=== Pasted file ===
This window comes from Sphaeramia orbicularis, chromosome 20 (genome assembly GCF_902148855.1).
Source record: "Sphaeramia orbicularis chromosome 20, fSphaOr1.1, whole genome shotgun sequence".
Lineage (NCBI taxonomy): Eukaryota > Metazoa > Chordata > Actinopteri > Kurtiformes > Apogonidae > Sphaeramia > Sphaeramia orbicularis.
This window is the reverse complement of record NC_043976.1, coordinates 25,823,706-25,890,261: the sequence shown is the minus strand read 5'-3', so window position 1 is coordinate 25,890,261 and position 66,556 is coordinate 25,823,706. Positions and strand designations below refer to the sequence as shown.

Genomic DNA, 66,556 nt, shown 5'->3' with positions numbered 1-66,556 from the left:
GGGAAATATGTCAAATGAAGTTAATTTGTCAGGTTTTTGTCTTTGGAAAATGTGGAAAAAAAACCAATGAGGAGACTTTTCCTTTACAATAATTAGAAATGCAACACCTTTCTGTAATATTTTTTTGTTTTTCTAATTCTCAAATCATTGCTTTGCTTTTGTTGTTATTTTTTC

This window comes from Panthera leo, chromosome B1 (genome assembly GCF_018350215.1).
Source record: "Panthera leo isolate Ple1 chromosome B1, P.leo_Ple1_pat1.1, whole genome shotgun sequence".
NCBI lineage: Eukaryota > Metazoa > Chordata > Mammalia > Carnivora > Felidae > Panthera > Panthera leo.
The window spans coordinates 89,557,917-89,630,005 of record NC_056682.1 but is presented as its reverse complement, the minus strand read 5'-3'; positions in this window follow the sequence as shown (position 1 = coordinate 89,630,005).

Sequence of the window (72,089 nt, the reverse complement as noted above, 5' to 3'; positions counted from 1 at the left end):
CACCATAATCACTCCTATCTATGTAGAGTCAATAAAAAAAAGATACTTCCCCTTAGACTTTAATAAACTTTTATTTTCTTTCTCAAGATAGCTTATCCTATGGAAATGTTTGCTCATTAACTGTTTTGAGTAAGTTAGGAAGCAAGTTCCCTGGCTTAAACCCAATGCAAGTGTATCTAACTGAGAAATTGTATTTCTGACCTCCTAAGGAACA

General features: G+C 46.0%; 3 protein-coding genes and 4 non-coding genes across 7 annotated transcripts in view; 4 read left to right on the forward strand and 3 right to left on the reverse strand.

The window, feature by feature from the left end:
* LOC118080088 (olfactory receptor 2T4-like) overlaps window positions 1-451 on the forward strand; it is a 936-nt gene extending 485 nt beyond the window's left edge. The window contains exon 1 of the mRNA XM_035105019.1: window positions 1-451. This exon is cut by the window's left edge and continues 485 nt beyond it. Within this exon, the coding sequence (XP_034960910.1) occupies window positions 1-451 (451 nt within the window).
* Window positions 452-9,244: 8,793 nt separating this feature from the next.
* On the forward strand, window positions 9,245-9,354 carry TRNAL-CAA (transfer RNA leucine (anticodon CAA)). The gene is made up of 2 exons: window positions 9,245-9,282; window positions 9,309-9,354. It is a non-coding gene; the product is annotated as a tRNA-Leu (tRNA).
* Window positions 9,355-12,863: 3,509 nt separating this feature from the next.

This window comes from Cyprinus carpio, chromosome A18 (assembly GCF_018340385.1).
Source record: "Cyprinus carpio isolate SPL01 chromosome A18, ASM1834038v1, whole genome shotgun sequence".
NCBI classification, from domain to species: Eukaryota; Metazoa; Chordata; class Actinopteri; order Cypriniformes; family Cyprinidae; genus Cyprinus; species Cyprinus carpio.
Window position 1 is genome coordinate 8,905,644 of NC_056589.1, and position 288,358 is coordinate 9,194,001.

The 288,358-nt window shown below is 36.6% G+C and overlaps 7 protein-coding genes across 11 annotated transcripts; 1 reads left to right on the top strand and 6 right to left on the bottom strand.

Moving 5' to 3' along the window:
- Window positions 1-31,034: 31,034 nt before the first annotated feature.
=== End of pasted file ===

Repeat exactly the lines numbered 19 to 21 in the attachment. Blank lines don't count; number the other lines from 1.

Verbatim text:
This window comes from Cyprinus carpio, chromosome A18 (assembly GCF_018340385.1).
Source record: "Cyprinus carpio isolate SPL01 chromosome A18, ASM1834038v1, whole genome shotgun sequence".
NCBI classification, from domain to species: Eukaryota; Metazoa; Chordata; class Actinopteri; order Cypriniformes; family Cyprinidae; genus Cyprinus; species Cyprinus carpio.